The report also suggested changes to Europe’s radio spectrum policy. “There are key elements of the regulatory framework that have hindered the spontaneous development of a single market for electronic communications and the emergence of healthy pan-European operators or at least multi-country operators. Radio spectrum policy needs to be much more unified in order to have an effective single market,” notes Letta, the report’s author. “Although this is a critical issue for member states and it is linked also to areas of domestic interest as, for example, national defence, it is of paramount importance for the European industrial sector to maintain the technological leadership and state-of-the-art excellence that it still preserves, notwithstanding the difficult economic sustainability incurred by telecom operators in Europe. Mobile telecommunications play a pivotal role, with their provision hinging critically on the availability of radio spectrum. However, the absence of harmonisation in rules governing spectrum allocation at the national level undermines mobile operators’ capacity to offer pan-European services. Consequently, European citizens and businesses are deprived of the opportunity to access innovative and high-quality connectivity and services.” But in what kind of timeframe might any potential changes be made? Probably not soon enough to make a difference to the operators grappling with their 5G strategies right now… 

Huawei has launched its latest suite of smartphones, dubbed the Pura 70 series, using in-house developed technology. The new devices run the vendor’s own operating system, HarmonyOS, and are rumoured to be powered by the Chinese vendor’s own Kirin chipsets, according to CNBC. The move is Huawei’s latest effort to challenge Apple in the high-end smartphone market. 

International enterprise communications services giant Tata Communications has reported revenues for the full fiscal year ending March 2024 of 209.7bn Indian rupees (INR) ($2.5bn), up by 17.5% year on year, though EBITDA dipped by 2% to INR 42.3bn ($506m). Managing director and CEO AS Lakshminarayanan noted: “We closed FY24 with strong execution and our digital fabric is witnessing increased relevance from enterprise customers. As we enter the next fiscal, our firm focus will remain on integrating our acquisitions, executing our strategies, and driving sustainable and profitable revenue growth.” Last year, Tata Comms acquired communications platform-as-a-service (CPaaS) specialist Kaleyra, eSIM developer Oasis Smart SIM Europe and immersive video technology firm The Switch Enterprises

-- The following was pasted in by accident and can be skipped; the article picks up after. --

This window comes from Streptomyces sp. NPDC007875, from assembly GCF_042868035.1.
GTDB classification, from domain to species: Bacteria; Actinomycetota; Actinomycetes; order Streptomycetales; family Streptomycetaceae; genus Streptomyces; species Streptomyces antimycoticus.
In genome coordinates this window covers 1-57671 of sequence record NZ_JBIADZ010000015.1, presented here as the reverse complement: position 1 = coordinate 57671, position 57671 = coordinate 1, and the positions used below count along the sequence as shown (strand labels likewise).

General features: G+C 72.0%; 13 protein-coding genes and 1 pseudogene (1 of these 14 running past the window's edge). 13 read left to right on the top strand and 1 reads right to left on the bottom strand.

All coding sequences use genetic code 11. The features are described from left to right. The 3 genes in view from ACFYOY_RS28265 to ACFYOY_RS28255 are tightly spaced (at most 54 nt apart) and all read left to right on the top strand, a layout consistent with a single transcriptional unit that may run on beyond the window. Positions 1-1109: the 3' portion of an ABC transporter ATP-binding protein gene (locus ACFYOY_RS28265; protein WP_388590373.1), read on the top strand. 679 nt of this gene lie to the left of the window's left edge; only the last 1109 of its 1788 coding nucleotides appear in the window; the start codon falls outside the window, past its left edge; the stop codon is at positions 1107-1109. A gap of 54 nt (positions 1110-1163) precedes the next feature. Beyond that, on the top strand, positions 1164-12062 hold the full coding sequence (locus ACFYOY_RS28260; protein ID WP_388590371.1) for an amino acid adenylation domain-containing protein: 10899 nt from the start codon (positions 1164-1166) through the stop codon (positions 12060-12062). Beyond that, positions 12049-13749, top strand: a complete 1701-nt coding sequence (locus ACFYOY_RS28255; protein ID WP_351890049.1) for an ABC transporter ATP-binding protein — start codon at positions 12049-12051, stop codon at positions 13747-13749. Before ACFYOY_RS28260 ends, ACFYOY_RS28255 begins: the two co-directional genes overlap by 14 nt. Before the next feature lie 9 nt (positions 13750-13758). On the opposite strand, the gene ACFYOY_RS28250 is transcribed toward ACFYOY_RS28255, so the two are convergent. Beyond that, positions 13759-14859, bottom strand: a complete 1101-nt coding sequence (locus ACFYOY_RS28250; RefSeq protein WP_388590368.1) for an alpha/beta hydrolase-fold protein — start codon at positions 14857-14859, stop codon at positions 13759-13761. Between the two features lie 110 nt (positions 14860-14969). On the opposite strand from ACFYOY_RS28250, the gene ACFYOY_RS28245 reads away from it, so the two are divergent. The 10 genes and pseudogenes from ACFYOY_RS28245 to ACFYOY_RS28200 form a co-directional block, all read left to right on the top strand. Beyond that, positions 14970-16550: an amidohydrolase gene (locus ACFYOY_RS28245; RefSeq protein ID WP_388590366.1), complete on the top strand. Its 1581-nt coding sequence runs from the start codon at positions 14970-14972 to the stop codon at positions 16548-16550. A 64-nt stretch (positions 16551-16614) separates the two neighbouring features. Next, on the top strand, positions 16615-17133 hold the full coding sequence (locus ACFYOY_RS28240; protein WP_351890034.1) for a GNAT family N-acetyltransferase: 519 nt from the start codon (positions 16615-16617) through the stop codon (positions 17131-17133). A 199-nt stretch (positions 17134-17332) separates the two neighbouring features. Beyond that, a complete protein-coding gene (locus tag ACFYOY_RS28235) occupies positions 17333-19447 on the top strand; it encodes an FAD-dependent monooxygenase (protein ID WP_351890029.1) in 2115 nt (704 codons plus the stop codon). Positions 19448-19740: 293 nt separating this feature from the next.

Telecom Italia (TIM)’s pre-AGM battles with shareholders continue… The Italian national operator has published a statement to “dispute the serious and unfounded allegations about the existence of hidden pacts between TIM and its shareholders regarding the outgoing board’s slate… TIM urges the shareholder to rectify its statements so that they are truthful and not misleading… [and] urges Bluebell Capital Partners not to circulate misleading information and not to undertake in its own exclusive interest any blatantly baseless initiatives that could disrupt the proper conduct of the shareholders’ meeting.” The Italian operator’s annual general meeting (AGM) is scheduled for 23 April, during which a new board will be voted in by shareholders and tasked with helping to implement the telco’s ongoing asset divestment strategy. TIM has already faced opposition to its new board member nominations, with some investors (including Bluebell) proposing alternatives (though one activist investor has since withdrawn its proposal), so the 23 April meeting is shaping up to be very lively, especially as the operator moves ever closer to the sale of its NetCo (fixed access network) unit to private equity firm KKR and others in a deal valued at up to €22bn, a move that the telco’s largest single investor, French media giant Vivendi, has long battled and argued against.